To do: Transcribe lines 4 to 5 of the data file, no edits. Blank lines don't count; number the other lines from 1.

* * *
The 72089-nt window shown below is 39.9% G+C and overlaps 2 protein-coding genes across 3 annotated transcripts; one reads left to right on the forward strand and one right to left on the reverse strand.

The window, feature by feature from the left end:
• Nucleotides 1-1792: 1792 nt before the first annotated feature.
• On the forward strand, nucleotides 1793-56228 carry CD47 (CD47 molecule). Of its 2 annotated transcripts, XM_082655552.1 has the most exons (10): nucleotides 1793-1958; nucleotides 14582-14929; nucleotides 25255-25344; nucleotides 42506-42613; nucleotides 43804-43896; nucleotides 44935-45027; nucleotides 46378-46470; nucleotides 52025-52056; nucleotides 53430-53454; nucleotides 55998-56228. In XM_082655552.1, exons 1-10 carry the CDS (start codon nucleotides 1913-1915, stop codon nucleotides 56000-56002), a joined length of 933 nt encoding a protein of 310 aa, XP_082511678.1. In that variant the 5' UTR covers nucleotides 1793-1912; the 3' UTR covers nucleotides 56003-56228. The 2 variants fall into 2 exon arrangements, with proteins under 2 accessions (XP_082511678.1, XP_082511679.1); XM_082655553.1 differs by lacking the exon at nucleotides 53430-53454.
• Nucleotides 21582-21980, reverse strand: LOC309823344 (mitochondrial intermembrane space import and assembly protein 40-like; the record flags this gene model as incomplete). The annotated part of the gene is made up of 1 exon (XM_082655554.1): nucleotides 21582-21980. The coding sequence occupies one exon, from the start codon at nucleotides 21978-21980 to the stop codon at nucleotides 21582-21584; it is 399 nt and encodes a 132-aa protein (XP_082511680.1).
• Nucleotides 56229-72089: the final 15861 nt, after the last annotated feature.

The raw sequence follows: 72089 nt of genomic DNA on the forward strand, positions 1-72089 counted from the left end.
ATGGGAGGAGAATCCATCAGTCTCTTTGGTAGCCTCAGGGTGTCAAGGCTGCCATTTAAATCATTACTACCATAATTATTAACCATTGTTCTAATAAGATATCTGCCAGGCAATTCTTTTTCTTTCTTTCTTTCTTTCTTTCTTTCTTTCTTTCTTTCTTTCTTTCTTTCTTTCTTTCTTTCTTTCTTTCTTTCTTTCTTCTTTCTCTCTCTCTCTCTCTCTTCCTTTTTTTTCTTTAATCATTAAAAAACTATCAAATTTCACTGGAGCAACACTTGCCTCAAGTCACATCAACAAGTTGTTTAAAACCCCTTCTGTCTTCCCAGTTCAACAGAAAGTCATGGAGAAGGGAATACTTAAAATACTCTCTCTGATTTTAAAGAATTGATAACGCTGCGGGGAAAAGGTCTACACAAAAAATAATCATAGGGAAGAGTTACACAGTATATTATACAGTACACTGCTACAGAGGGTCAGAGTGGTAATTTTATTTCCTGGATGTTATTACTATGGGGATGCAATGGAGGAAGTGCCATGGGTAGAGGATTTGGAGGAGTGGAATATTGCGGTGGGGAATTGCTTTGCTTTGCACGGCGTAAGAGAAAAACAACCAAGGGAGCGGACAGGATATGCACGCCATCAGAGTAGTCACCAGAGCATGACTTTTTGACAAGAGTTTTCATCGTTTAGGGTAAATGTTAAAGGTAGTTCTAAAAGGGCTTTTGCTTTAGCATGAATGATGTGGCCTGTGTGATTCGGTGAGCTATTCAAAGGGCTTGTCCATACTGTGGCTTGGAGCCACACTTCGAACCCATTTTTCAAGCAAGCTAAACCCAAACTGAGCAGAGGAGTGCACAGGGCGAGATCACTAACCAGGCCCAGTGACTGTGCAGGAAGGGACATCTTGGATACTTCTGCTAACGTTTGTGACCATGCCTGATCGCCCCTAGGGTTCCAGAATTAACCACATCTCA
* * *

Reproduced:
• On the forward strand, nucleotides 1793-56228 carry CD47 (CD47 molecule). Of its 2 annotated transcripts, XM_082655552.1 has the most exons (10): nucleotides 1793-1958; nucleotides 14582-14929; nucleotides 25255-25344; nucleotides 42506-42613; nucleotides 43804-43896; nucleotides 44935-45027; nucleotides 46378-46470; nucleotides 52025-52056; nucleotides 53430-53454; nucleotides 55998-56228. In XM_082655552.1, exons 1-10 carry the CDS (start codon nucleotides 1913-1915, stop codon nucleotides 56000-56002), a joined length of 933 nt encoding a protein of 310 aa, XP_082511678.1. In that variant the 5' UTR covers nucleotides 1793-1912; the 3' UTR covers nucleotides 56003-56228. The 2 variants fall into 2 exon arrangements, with proteins under 2 accessions (XP_082511678.1, XP_082511679.1); XM_082655553.1 differs by lacking the exon at nucleotides 53430-53454.
• Nucleotides 21582-21980, reverse strand: LOC309823344 (mitochondrial intermembrane space import and assembly protein 40-like; the record flags this gene model as incomplete). The annotated part of the gene is made up of 1 exon (XM_082655554.1): nucleotides 21582-21980. The coding sequence occupies one exon, from the start codon at nucleotides 21978-21980 to the stop codon at nucleotides 21582-21584; it is 399 nt and encodes a 132-aa protein (XP_082511680.1).